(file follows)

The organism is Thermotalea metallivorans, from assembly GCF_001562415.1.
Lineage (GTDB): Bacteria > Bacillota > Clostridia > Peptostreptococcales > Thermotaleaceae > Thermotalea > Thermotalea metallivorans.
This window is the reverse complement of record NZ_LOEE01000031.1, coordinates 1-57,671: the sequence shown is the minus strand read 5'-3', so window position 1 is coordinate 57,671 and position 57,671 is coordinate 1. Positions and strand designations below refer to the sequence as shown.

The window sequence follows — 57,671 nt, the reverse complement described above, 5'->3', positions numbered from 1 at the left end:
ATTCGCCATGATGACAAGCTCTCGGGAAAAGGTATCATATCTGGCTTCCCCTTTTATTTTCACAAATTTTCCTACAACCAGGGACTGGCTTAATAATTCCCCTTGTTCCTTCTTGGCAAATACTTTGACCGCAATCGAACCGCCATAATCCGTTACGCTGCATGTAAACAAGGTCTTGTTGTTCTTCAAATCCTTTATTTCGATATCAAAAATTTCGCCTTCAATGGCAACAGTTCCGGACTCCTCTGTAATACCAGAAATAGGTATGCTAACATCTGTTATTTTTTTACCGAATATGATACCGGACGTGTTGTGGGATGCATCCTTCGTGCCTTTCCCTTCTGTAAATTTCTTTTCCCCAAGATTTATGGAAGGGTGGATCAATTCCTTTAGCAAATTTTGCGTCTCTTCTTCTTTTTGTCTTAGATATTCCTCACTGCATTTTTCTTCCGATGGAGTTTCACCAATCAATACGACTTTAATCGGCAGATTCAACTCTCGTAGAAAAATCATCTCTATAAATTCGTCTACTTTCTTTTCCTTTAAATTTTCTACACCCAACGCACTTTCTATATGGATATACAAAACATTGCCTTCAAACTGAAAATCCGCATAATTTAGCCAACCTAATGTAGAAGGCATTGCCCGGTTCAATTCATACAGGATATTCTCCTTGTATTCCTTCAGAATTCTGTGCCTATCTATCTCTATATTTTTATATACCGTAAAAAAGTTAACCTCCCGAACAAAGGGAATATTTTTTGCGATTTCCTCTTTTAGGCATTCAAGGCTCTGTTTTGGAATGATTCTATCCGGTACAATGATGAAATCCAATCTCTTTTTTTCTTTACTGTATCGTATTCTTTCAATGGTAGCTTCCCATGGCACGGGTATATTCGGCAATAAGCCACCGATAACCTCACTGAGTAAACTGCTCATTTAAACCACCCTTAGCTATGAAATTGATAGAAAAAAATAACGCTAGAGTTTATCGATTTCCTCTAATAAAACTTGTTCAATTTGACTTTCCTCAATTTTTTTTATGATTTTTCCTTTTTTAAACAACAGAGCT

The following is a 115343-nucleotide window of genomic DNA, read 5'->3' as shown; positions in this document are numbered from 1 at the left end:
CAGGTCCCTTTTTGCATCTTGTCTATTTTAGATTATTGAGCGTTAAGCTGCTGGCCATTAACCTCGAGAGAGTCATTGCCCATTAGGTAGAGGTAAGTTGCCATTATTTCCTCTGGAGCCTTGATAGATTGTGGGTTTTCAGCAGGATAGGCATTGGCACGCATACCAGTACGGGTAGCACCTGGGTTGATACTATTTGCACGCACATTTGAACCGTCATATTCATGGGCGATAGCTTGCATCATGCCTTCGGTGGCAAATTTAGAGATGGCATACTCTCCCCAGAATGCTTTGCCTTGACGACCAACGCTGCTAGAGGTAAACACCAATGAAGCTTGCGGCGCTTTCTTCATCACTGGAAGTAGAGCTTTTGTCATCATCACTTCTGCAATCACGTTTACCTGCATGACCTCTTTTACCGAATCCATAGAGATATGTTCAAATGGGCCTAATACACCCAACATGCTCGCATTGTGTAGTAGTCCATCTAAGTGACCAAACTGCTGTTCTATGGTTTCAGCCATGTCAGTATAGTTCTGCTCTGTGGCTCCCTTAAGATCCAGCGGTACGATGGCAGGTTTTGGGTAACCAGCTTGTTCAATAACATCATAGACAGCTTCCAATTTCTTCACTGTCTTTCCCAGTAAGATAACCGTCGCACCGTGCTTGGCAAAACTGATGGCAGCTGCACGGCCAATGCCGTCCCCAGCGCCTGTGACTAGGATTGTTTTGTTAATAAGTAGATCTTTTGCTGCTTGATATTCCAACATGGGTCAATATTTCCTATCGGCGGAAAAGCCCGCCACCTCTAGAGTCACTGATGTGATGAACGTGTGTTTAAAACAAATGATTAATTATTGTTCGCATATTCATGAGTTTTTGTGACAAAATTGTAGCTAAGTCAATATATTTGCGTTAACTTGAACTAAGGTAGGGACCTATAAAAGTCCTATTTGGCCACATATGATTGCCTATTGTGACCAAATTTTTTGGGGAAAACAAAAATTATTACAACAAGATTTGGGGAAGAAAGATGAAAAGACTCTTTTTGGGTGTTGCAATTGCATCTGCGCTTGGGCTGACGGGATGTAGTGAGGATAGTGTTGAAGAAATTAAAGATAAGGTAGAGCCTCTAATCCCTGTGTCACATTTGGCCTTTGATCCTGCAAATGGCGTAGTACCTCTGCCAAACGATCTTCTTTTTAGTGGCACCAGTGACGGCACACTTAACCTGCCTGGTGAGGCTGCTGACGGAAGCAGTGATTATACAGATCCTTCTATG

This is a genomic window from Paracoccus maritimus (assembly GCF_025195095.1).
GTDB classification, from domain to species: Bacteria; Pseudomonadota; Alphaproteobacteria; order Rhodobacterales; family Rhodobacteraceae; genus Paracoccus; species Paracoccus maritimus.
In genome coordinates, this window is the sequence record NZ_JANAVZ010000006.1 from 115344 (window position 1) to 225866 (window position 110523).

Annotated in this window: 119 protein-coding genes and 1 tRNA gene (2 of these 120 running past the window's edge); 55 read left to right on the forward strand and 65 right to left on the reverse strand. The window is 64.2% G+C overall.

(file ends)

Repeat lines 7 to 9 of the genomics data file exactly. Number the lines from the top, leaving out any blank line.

CAGGTCCCTTTTTGCATCTTGTCTATTTTAGATTATTGAGCGTTAAGCTGCTGGCCATTAACCTCGAGAGAGTCATTGCCCATTAGGTAGAGGTAAGTTGCCATTATTTCCTCTGGAGCCTTGATAGATTGTGGGTTTTCAGCAGGATAGGCATTGGCACGCATACCAGTACGGGTAGCACCTGGGTTGATACTATTTGCACGCACATTTGAACCGTCATATTCATGGGCGATAGCTTGCATCATGCCTTCGGTGGCAAATTTAGAGATGGCATACTCTCCCCAGAATGCTTTGCCTTGACGACCAACGCTGCTAGAGGTAAACACCAATGAAGCTTGCGGCGCTTTCTTCATCACTGGAAGTAGAGCTTTTGTCATCATCACTTCTGCAATCACGTTTACCTGCATGACCTCTTTTACCGAATCCATAGAGATATGTTCAAATGGGCCTAATACACCCAACATGCTCGCATTGTGTAGTAGTCCATCTAAGTGACCAAACTGCTGTTCTATGGTTTCAGCCATGTCAGTATAGTTCTGCTCTGTGGCTCCCTTAAGATCCAGCGGTACGATGGCAGGTTTTGGGTAACCAGCTTGTTCAATAACATCATAGACAGCTTCCAATTTCTTCACTGTCTTTCCCAGTAAGATAACCGTCGCACCGTGCTTGGCAAAACTGATGGCAGCTGCACGGCCAATGCCGTCCCCAGCGCCTGTGACTAGGATTGTTTTGTTAATAAGTAGATCTTTTGCTGCTTGATATTCCAACATGGGTCAATATTTCCTATCGGCGGAAAAGCCCGCCACCTCTAGAGTCACTGATGTGATGAACGTGTGTTTAAAACAAATGATTAATTATTGTTCGCATATTCATGAGTTTTTGTGACAAAATTGTAGCTAAGTCAATATATTTGCGTTAACTTGAACTAAGGTAGGGACCTATAAAAGTCCTATTTGGCCACATATGATTGCCTATTGTGACCAAATTTTTTGGGGAAAACAAAAATTATTACAACAAGATTTGGGGAAGAAAGATGAAAAGACTCTTTTTGGGTGTTGCAATTGCATCTGCGCTTGGGCTGACGGGATGTAGTGAGGATAGTGTTGAAGAAATTAAAGATAAGGTAGAGCCTCTAATCCCTGTGTCACATTTGGCCTTTGATCCTGCAAATGGCGTAGTACCTCTGCCAAACGATCTTCTTTTTAGTGGCACCAGTGACGGCACACTTAACCTGCCTGGTGAGGCTGCTGACGGAAGCAGTGATTATACAGATCCTTCTATG

This is a genomic window from Paracoccus maritimus (assembly GCF_025195095.1).
GTDB classification, from domain to species: Bacteria; Pseudomonadota; Alphaproteobacteria; order Rhodobacterales; family Rhodobacteraceae; genus Paracoccus; species Paracoccus maritimus.